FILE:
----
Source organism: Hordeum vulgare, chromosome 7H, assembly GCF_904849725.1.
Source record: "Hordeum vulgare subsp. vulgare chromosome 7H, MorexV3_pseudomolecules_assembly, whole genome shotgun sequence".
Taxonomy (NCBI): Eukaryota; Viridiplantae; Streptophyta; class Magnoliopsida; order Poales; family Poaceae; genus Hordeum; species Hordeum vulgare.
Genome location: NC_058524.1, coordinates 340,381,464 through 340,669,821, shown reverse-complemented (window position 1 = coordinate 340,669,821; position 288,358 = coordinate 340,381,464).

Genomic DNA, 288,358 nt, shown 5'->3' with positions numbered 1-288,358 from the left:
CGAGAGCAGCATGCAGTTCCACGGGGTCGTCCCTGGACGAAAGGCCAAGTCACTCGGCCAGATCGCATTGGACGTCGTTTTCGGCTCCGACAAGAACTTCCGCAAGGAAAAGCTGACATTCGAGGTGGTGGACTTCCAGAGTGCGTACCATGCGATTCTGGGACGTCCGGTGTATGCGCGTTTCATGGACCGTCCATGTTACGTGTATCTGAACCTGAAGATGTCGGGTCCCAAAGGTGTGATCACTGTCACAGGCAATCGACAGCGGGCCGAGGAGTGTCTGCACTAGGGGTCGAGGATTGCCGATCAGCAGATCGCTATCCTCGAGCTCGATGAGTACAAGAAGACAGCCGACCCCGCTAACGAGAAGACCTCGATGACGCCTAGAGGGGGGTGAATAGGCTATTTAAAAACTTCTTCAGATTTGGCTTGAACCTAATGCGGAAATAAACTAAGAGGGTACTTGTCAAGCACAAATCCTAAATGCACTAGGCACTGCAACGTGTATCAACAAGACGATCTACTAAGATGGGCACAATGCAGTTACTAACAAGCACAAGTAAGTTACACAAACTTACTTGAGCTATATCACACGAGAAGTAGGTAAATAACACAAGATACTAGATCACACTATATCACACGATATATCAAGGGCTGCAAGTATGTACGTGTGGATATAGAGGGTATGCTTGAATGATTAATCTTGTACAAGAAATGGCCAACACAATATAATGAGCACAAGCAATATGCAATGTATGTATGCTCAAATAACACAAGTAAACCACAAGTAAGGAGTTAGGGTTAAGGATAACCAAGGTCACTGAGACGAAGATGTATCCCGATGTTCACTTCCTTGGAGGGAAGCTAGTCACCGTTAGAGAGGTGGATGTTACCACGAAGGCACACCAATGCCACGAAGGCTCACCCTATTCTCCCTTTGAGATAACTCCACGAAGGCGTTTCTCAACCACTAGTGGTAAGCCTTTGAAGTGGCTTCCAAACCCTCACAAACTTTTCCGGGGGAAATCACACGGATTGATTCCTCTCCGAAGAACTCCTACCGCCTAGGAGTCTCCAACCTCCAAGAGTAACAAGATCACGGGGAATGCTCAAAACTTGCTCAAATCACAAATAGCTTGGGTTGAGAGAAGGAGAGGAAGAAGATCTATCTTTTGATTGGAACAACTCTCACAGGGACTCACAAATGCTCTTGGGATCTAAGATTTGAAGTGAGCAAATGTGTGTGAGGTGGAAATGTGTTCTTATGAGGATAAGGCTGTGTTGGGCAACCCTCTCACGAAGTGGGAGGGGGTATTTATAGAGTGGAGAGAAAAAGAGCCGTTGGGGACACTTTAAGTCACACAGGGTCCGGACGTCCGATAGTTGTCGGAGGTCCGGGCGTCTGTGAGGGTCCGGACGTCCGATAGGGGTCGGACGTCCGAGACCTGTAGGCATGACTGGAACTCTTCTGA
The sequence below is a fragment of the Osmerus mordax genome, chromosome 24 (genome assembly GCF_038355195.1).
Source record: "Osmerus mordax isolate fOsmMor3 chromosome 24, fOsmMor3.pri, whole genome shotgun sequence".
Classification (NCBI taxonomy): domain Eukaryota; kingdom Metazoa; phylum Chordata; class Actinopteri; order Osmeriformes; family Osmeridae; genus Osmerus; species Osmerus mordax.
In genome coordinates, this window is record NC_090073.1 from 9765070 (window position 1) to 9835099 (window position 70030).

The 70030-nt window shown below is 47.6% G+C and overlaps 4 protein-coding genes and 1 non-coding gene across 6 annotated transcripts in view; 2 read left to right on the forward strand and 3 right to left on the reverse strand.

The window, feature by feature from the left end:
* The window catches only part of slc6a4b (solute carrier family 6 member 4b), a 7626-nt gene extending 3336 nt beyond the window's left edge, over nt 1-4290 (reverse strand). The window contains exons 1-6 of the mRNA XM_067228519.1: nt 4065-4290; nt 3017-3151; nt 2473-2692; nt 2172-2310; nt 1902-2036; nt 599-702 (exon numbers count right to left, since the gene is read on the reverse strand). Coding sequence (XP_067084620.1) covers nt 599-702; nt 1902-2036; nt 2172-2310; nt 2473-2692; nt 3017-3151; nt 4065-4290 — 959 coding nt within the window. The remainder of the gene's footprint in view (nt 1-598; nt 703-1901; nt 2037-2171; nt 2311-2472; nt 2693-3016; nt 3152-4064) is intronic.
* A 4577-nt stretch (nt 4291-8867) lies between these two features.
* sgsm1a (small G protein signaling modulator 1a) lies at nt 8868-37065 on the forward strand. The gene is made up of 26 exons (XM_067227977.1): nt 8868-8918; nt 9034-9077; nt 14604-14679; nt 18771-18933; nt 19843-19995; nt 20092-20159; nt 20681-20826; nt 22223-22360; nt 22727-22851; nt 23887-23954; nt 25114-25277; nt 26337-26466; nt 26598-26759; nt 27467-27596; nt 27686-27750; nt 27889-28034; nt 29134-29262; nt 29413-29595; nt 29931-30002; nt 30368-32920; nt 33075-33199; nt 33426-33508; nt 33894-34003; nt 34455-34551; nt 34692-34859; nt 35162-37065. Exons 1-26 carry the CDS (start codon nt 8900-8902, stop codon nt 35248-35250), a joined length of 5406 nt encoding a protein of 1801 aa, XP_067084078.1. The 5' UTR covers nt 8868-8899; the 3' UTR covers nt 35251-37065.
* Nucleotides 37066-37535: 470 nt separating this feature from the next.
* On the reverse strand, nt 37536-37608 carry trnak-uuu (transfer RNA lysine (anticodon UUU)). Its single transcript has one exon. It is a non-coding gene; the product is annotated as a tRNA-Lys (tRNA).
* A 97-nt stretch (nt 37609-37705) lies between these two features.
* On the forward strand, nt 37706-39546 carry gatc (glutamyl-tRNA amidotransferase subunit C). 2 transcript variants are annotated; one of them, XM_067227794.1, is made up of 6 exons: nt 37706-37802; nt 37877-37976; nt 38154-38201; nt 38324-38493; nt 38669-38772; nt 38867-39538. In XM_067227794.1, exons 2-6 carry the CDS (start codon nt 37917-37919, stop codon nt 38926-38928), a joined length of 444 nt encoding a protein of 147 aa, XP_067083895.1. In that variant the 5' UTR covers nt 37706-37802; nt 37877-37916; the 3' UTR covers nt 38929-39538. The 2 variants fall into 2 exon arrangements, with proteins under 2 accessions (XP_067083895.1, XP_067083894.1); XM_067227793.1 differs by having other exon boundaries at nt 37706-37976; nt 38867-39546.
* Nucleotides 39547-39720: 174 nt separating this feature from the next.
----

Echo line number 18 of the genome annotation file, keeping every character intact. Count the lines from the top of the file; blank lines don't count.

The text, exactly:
* A 97-nt stretch (nt 37609-37705) lies between these two features.